The Average Savings of Americans Has Dwindled by $11,000 to Stand at $63,000
- The average savings among American adults have declined by 15% in the last year.
- From a high of $73,000 today, many adults save an average of $63,000.
- Despite the drop in savings, many say they have adopted better financial habits from the pandemic's onset.
Americans saved less money this year compared to last year. According to a MoneyZine data presentation, Americans saved an average of $63,000 in 2022. That was a drop of $11,000 from the $73,000 that they saved in 2021. The statistics represent a 15% decline in their savings over the last year.
This decrease in savings can be attributed to several factors. With the easing of the pandemic's ravages, many Americans have eased on the financial discipline that grew at scourge's peak. The rising cost of living and stagnant wages make it increasingly difficult for many Americans to save for the future.MoneyZine's CEO, Luke Eales
The decline in savings is likely to hurt the economy as a whole. Consumer spending accounts for around 70% of economic activity, and if people are not saving, they are less likely to spend. This could lead to a slowdown in economic growth.
COVID-19's Disruptive Influence
The pandemic has disrupted the way Americans manage their finances. MoneyZine's analysis shows that over 60% of American adults deem the epidemic to have disrupted their financial management plans. 48% say they've been able to realign them to the pandemic's after effects, while 13% haven't.
Moreover, 43% of American adults claim to have recovered the financial ground they lost in 2020. Another 30% say they're yet to recover, while the remaining 27% claim the COVID-19 crisis didn't change their financial standings.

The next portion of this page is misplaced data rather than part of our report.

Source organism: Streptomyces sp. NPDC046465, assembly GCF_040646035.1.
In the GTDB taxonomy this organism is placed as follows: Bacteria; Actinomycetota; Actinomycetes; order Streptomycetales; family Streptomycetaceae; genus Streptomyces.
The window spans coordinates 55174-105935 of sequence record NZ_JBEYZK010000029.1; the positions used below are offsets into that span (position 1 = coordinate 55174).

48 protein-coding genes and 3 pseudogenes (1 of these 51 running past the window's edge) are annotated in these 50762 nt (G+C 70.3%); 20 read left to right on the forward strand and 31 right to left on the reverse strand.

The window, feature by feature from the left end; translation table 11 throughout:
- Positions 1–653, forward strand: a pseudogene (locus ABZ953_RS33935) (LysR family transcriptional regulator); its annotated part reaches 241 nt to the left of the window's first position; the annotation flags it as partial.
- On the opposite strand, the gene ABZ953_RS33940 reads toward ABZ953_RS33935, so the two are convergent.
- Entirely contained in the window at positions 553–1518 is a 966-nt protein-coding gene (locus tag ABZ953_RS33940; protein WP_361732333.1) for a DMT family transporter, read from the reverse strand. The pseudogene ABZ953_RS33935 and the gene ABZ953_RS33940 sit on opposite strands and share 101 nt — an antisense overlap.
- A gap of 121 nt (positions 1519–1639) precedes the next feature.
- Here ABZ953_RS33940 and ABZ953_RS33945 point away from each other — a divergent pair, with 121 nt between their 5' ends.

The pandemic has altered the American public's views on savings. MoneyZine concludes that the scourge has pushed 60% of Americans to grow their savings between 2020 and 2022. Additionally, 69% of these intend to keep their new levels of savings moving forward.
Americans Have Adopted Better Financial Habits
Americans seem more conscientious about their spending and saving habits in the wake of the pandemic. According to a recent survey, 73% of adults have adopted better financial habits due to the pandemic.
73% of those expect to maintain those habits in the future, a significant drop from 95% who said the same in 2021. Nonetheless, it underscores a commitment to discipline concerning personal finances.
Towards Financial Resilience
American savings habits have also changed in response to the COVID-19 pandemic. 44% of respondents have adjusted their financial planning to account for emergencies and risks. And overall, Americans are reporting high confidence levels in managing their finances.
Eales concludes, "The coronavirus pandemic has shined a light on the importance of financial wellness and created an impetus for change. People are reassessing their finances and looking for ways to become more financially resilient."